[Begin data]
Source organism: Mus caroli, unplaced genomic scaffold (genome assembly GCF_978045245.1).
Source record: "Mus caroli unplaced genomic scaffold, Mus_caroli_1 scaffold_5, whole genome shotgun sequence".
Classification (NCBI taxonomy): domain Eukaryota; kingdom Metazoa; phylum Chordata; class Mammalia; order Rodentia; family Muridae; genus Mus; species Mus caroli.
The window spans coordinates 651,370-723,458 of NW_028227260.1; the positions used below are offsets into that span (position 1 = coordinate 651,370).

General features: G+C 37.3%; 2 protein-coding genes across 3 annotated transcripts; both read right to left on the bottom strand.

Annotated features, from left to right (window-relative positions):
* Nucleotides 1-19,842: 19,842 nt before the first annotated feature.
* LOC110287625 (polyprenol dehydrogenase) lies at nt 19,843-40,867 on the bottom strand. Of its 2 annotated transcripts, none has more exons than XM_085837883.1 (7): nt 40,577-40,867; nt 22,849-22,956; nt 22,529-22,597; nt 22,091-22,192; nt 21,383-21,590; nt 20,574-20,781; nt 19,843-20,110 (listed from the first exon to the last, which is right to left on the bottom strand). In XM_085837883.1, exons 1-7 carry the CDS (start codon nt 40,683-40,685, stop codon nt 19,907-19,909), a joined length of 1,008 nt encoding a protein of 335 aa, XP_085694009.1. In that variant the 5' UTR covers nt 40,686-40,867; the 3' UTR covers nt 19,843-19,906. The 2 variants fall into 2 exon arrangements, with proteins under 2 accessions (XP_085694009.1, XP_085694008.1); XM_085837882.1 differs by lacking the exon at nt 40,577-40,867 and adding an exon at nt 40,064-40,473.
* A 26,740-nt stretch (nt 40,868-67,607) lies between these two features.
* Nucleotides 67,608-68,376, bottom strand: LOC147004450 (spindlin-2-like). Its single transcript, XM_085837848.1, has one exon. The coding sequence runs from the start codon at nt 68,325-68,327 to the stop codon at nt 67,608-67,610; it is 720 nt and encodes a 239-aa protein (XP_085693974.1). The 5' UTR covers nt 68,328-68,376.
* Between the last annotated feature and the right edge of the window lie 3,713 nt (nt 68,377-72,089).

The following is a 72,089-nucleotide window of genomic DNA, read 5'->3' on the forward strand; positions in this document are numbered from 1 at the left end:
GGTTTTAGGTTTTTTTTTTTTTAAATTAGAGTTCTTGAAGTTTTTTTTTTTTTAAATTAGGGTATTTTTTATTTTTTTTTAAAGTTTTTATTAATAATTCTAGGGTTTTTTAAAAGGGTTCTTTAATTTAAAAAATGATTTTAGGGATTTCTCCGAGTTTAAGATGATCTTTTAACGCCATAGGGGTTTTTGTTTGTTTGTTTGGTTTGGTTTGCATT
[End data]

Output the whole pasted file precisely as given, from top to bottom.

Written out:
Source organism: Mus caroli, unplaced genomic scaffold (genome assembly GCF_978045245.1).
Source record: "Mus caroli unplaced genomic scaffold, Mus_caroli_1 scaffold_5, whole genome shotgun sequence".
Classification (NCBI taxonomy): domain Eukaryota; kingdom Metazoa; phylum Chordata; class Mammalia; order Rodentia; family Muridae; genus Mus; species Mus caroli.
The window spans coordinates 651,370-723,458 of NW_028227260.1; the positions used below are offsets into that span (position 1 = coordinate 651,370).

General features: G+C 37.3%; 2 protein-coding genes across 3 annotated transcripts; both read right to left on the bottom strand.

Annotated features, from left to right (window-relative positions):
* Nucleotides 1-19,842: 19,842 nt before the first annotated feature.
* LOC110287625 (polyprenol dehydrogenase) lies at nt 19,843-40,867 on the bottom strand. Of its 2 annotated transcripts, none has more exons than XM_085837883.1 (7): nt 40,577-40,867; nt 22,849-22,956; nt 22,529-22,597; nt 22,091-22,192; nt 21,383-21,590; nt 20,574-20,781; nt 19,843-20,110 (listed from the first exon to the last, which is right to left on the bottom strand). In XM_085837883.1, exons 1-7 carry the CDS (start codon nt 40,683-40,685, stop codon nt 19,907-19,909), a joined length of 1,008 nt encoding a protein of 335 aa, XP_085694009.1. In that variant the 5' UTR covers nt 40,686-40,867; the 3' UTR covers nt 19,843-19,906. The 2 variants fall into 2 exon arrangements, with proteins under 2 accessions (XP_085694009.1, XP_085694008.1); XM_085837882.1 differs by lacking the exon at nt 40,577-40,867 and adding an exon at nt 40,064-40,473.
* A 26,740-nt stretch (nt 40,868-67,607) lies between these two features.
* Nucleotides 67,608-68,376, bottom strand: LOC147004450 (spindlin-2-like). Its single transcript, XM_085837848.1, has one exon. The coding sequence runs from the start codon at nt 68,325-68,327 to the stop codon at nt 67,608-67,610; it is 720 nt and encodes a 239-aa protein (XP_085693974.1). The 5' UTR covers nt 68,328-68,376.
* Between the last annotated feature and the right edge of the window lie 3,713 nt (nt 68,377-72,089).

The following is a 72,089-nucleotide window of genomic DNA, read 5'->3' on the forward strand; positions in this document are numbered from 1 at the left end:
GGTTTTAGGTTTTTTTTTTTTTAAATTAGAGTTCTTGAAGTTTTTTTTTTTTTAAATTAGGGTATTTTTTATTTTTTTTTAAAGTTTTTATTAATAATTCTAGGGTTTTTTAAAAGGGTTCTTTAATTTAAAAAATGATTTTAGGGATTTCTCCGAGTTTAAGATGATCTTTTAACGCCATAGGGGTTTTTGTTTGTTTGTTTGGTTTGGTTTGCATT